NUI Galway Professor receives Gold Medal Award
The award is in recognition for his outstanding achievements and international reputation as a leading cardiologist.
A Professor in Interventional Cardiology at the Lambe Institute for Translational Research in NUI Galway, his research focuses on preventing heart attacks and sudden death caused by unexpected blockage of arteries supplying the heart with blood and oxygen.
This occurs in people exposed to risk factors such as family history, hypertension, smoking, diabetes or high cholesterol, who exhibit a vulnerable narrowing in the walls of their arteries, without being aware of it.
Commenting on receiving his award, Professor William Wijns said: “I am extremely honoured to be awarded this prestigious award from the European Society of Cardiology, especially at the moment as the interventional community is celebrating 40 years of coronary dilatation and 15 years of percutaneous aortic valve replacement.
“I am also very thankful to Science Foundation Ireland for enabling me to continue my scientific journey by contributing to the development and evaluation of new device-based therapies, in the stimulating environment of NUI Galway’s Lambe Institute for Translational Medicine and CÚRAM, right at the centre of the Irish innovation-friendly ecosystem.”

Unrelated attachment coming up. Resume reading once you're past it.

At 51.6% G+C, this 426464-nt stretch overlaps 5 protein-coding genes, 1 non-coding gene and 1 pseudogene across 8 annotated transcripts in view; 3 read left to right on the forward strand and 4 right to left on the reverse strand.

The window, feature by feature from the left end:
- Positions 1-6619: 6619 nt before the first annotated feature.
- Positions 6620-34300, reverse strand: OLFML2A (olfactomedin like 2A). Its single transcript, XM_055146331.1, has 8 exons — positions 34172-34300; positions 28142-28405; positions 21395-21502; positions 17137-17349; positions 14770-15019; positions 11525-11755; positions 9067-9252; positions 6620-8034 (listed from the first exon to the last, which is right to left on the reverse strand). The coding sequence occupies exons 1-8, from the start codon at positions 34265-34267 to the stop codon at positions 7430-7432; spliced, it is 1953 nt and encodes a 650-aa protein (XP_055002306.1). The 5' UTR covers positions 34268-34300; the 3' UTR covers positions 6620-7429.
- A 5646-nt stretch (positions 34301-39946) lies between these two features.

He joined NUI Galway last October as part of a Science Foundation Ireland Research Professorship Programme, which supports national strategic priorities by recruiting world-leading research and leadership talent to Ireland.
Heart attack triggers
Professor Wijns is currently spearheading a €5 million research project that uses wearable or implantable sensors to alert patients at high risk of heart attacks to triggers such as stress or high blood pressure.
Pilot patient clinical trials are currently underway at the Cardiology Department at Saolta University Healthcare group, where Professor Wijns will collaborate with other clinicians engaged in translational cardiovascular research.
Trigger mechanisms like anger, mental stress, high blood pressure, strenuous exercise and sleep disorders cause the narrowing to rupture inside the conduit, obstructing the artery.
Professor Wijns work will look at developing medical devices that can monitor these ‘trigger’ activities electronically, at a distance, using sensors in high-risk subjects who are known to carry this vulnerable narrowing of the artery, and in doing so, anticipate and potentially prevent heart attacks.